Assistant Professor, School of Religion, University of Southern California  -  Transnational Lineage Networks in Modern Chinese Buddhism

Erik W Davis
Erik W Davis  |  Abstract
Past-life memory is famously associated with the Buddha, who recalled all his past lives on the night of his enlightenment, thus discovering the laws of karma and achieving enlightenment. However, contemporary past-life memory claims are quite frequent in Cambodia today, and are rarely experienced as positive signs of moral accomplishment. This book will examine case studies of contemporary Cambodia past-life memory claims - same-line rebirth (in which a person remembers being a now-deceased person in the same family), alternate-line rebirth (in which a person remembers being a now-deceased person from a separate family), and pseudo-traditional claims to religious and spiritual authority on the basis of past-life memory. These will help a reevaluation of what is meant by the 'self.'

Associate Professor, Religious Studies, Macalester College  -  Past Lives Present, Tense: Past-Life Memories in Contemporary Cambodian Society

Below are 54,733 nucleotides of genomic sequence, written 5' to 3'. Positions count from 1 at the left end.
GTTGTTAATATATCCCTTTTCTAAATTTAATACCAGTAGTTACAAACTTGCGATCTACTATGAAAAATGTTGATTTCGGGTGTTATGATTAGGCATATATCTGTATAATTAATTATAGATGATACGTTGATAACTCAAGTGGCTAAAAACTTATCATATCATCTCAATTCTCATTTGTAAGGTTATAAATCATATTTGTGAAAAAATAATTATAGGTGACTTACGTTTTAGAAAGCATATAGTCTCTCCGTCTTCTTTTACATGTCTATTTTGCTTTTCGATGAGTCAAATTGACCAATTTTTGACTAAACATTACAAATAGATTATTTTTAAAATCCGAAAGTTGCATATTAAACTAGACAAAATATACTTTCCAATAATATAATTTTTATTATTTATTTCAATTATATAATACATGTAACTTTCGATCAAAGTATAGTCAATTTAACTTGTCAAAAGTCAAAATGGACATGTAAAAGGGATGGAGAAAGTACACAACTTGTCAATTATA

Samuel René Thévoz
Samuel René Thévoz  |  Abstract
My project contributes to the field work of studies on the wake of modern Buddhism via the examination of previously unidentified source material: theater plays and musical dramas that stage the life of the Buddha, composed from 1890 to 1920 by playwrights, poets and philosophers from Europe and the United States. These authors attempted to give shape to a modern Buddha and designed their plays in the scope of the coeval crisis of modern art. I argue that these “Buddha-dramas” offer a new insight on the making of modern Buddhism, as their authors weave together spiritual and artistic issues to make sense of an unsettling and changing world. The expected results are a series of articles and a book project.

Fellow, Humanities, Swiss National Science Foundation  -  The Modern Lives of the Buddha Theater and Global Buddhism

Rupert Gethin
Rupert Gethin  |  Abstract
Buddhist systematic thought as formulated in the Abhidharma literature of different Buddhist schools schools constitutes one of the most sustained attempts in the history of human thought to analyse the workings of the mind, yet it remains relatively unexplored in the modern scholarly literature. While there are specialist studies of various aspects, there is no published study that considers the development of Abhidharma more generally. Using sources in Sanskrit, Pali and Chinese (many of which have never been translated into a European language), my study will for the first time consider the development of the Abhidharma of the Theravada, Sarvastivada, and Yogacara schools from a comparative perspective.